Clark [UK]

Holy Other [UK]

Ghosts of acid future Clark and Holy Other will take over Fuchs2

For the leap day on 29 February 2024, Spectaculare festival has prepared an exceptional feast for fans of intelligent electronic music. You can celebrate the leap year at Fuchs2 with UK classic of intelligent beat - Clark, who's been releasing on the cult label Warp. Clark will present his fresh new album Cave Dog (released 1st December) in addition to this year's eclectic Sus Dog album (produced by Thom Yorke). Another guest at Fuchs2 will be one of the forefathers of the witch house genre, the enigmatic British producer Holy Other. Like the other events of the festival, their performance will be accompanied by light design prepared just for this show.

Support: Mike H. | Visuals: Brian Kelly (light design)

Few names out there are as closely associated with the history of the iconic Warp label as Clark. Christopher Stephen Clark made his debut here at the turn of the millennium, releasing classics like Body Riddle, Totems Flare and Empty the Bones of You under their logo, which bubbled acid synths and crunched weird beats. But he got his start in music deep into the '90s as a child prodigy building his own electronic instruments. It's hard to imagine the boom of innovative, sophisticated electronica of the noughties without it, but in the later stages of his career Clark also recorded music for contemporary dance performances, gallery installations, television series and computer games.

In recent years, he's also enjoyed escaping into other genres - on Playground In A Lake, Clark mixed electronics with strings, and the album was produced by the prestigious Deutsche Grammophon label, which focuses mainly on classical music. Clark even sings alone for the first time on Sus Dog. "I wondered what the Beach Boys would sound like if they took MDMA and wanted to make a rave record," says Chris Clark of the record, which was overseen by longtime fan Thom Yorke of Radiohead. The result is Clark's most personal record yet, on which the veteran of brooding electronica sounds as if he's been poured over with living water. The current release, Cave Dog, brings Clark back to the waters of hard acid beats, his vocals already in the mix.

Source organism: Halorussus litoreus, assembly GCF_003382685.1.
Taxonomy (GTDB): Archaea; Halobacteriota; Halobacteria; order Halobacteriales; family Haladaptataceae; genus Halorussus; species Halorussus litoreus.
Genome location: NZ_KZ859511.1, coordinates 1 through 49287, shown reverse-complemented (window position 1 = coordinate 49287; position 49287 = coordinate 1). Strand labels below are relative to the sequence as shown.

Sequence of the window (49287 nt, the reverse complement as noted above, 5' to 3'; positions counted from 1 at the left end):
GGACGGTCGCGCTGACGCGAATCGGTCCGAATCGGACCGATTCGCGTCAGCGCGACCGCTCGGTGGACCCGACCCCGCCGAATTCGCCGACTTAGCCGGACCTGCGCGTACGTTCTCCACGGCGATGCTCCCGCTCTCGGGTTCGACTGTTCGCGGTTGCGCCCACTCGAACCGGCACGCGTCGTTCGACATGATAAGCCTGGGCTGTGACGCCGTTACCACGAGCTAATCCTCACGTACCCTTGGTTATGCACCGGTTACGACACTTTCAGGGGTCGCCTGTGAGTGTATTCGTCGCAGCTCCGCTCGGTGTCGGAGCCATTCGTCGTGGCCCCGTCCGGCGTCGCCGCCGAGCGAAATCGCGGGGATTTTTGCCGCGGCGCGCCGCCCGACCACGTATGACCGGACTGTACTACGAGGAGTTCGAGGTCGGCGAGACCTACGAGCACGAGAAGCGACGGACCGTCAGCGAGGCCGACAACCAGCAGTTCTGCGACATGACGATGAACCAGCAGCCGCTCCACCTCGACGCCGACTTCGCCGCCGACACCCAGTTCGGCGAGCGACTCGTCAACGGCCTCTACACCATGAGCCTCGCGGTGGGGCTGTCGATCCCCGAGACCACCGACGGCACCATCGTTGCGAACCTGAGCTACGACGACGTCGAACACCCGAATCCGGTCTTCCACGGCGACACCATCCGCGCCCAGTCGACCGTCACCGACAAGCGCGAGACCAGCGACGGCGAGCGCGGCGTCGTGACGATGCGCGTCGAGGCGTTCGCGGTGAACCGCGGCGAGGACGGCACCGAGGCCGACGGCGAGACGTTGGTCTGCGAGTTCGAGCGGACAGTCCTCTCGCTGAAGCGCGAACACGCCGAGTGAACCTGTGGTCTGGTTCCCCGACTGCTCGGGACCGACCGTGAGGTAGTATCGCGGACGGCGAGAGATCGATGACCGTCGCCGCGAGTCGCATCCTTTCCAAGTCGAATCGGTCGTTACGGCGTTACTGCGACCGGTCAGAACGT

When the trend of a ghostly mix of slowed-down hip-hop beats and minimalist synths emerged from the underground at the end of the noughties, journalists gave it the name witch house. One of the earliest examples of the new gloomy aesthetic were the recordings of a Manchester producer who calls himself Holy Other. Released on Tri Angle Records, they derived their hallucinatory atmosphere from delving into intimate moods. His 2012 debut full-length album Held appeared in a number of annual polls and, along with the With U EP, is one of the best electronic releases of the new millennium.

Holy Other maintains the spectral spirit of his music in their presentation, refusing to be photographed or reveal any minor information about himself. What we do know for sure is that Lieve recorded the introverted sonic structures of last year's album during his stay at Liverpool's Bidston Observatory, a tower with unique acoustics on Bidston Hill overlooking the sea. The record was a return after four years of silence and also featured collaborations with singer Sian O'Gorman, violinist Simmy Singh and saxophonist Daniel Thorne. Holy Other remains enigmatic and elusive, but its music welcomes listeners to adventurous explorations. He will certainly convince us of this on April 29 at Prague's Fuchs2 club, where he will perform at the Spectaculare festival party together with electronic classic Clark.